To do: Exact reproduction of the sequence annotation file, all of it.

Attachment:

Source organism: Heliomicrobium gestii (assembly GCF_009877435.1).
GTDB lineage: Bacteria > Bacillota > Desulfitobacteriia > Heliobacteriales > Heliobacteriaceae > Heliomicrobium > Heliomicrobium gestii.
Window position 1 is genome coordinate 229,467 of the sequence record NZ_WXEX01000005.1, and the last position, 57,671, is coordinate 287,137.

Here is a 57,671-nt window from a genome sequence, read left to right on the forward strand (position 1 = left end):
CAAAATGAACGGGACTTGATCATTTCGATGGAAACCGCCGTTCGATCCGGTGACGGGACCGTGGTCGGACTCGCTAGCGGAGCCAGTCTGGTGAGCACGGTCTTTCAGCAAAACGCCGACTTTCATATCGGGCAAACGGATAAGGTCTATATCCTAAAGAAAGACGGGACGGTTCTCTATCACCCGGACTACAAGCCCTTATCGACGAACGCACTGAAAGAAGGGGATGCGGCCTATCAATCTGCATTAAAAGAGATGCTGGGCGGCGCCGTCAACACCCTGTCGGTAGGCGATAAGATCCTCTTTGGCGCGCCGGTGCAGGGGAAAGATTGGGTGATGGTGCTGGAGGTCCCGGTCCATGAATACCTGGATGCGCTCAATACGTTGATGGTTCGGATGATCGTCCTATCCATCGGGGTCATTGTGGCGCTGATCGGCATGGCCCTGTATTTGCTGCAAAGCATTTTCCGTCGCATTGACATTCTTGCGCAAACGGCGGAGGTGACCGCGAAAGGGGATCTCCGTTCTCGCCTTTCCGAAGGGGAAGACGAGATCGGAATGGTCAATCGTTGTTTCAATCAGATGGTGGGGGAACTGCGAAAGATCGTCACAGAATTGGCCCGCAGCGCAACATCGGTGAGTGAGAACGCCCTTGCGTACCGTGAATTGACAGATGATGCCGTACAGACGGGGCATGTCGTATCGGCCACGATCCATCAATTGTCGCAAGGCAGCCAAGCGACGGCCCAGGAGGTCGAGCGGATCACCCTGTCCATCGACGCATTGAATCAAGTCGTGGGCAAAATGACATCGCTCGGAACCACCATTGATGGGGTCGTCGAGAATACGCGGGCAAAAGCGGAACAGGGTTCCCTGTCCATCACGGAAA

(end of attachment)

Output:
Source organism: Heliomicrobium gestii (assembly GCF_009877435.1).
GTDB lineage: Bacteria > Bacillota > Desulfitobacteriia > Heliobacteriales > Heliobacteriaceae > Heliomicrobium > Heliomicrobium gestii.
Window position 1 is genome coordinate 229,467 of the sequence record NZ_WXEX01000005.1, and the last position, 57,671, is coordinate 287,137.

Here is a 57,671-nt window from a genome sequence, read left to right on the forward strand (position 1 = left end):
CAAAATGAACGGGACTTGATCATTTCGATGGAAACCGCCGTTCGATCCGGTGACGGGACCGTGGTCGGACTCGCTAGCGGAGCCAGTCTGGTGAGCACGGTCTTTCAGCAAAACGCCGACTTTCATATCGGGCAAACGGATAAGGTCTATATCCTAAAGAAAGACGGGACGGTTCTCTATCACCCGGACTACAAGCCCTTATCGACGAACGCACTGAAAGAAGGGGATGCGGCCTATCAATCTGCATTAAAAGAGATGCTGGGCGGCGCCGTCAACACCCTGTCGGTAGGCGATAAGATCCTCTTTGGCGCGCCGGTGCAGGGGAAAGATTGGGTGATGGTGCTGGAGGTCCCGGTCCATGAATACCTGGATGCGCTCAATACGTTGATGGTTCGGATGATCGTCCTATCCATCGGGGTCATTGTGGCGCTGATCGGCATGGCCCTGTATTTGCTGCAAAGCATTTTCCGTCGCATTGACATTCTTGCGCAAACGGCGGAGGTGACCGCGAAAGGGGATCTCCGTTCTCGCCTTTCCGAAGGGGAAGACGAGATCGGAATGGTCAATCGTTGTTTCAATCAGATGGTGGGGGAACTGCGAAAGATCGTCACAGAATTGGCCCGCAGCGCAACATCGGTGAGTGAGAACGCCCTTGCGTACCGTGAATTGACAGATGATGCCGTACAGACGGGGCATGTCGTATCGGCCACGATCCATCAATTGTCGCAAGGCAGCCAAGCGACGGCCCAGGAGGTCGAGCGGATCACCCTGTCCATCGACGCATTGAATCAAGTCGTGGGCAAAATGACATCGCTCGGAACCACCATTGATGGGGTCGTCGAGAATACGCGGGCAAAAGCGGAACAGGGTTCCCTGTCCATCACGGAAA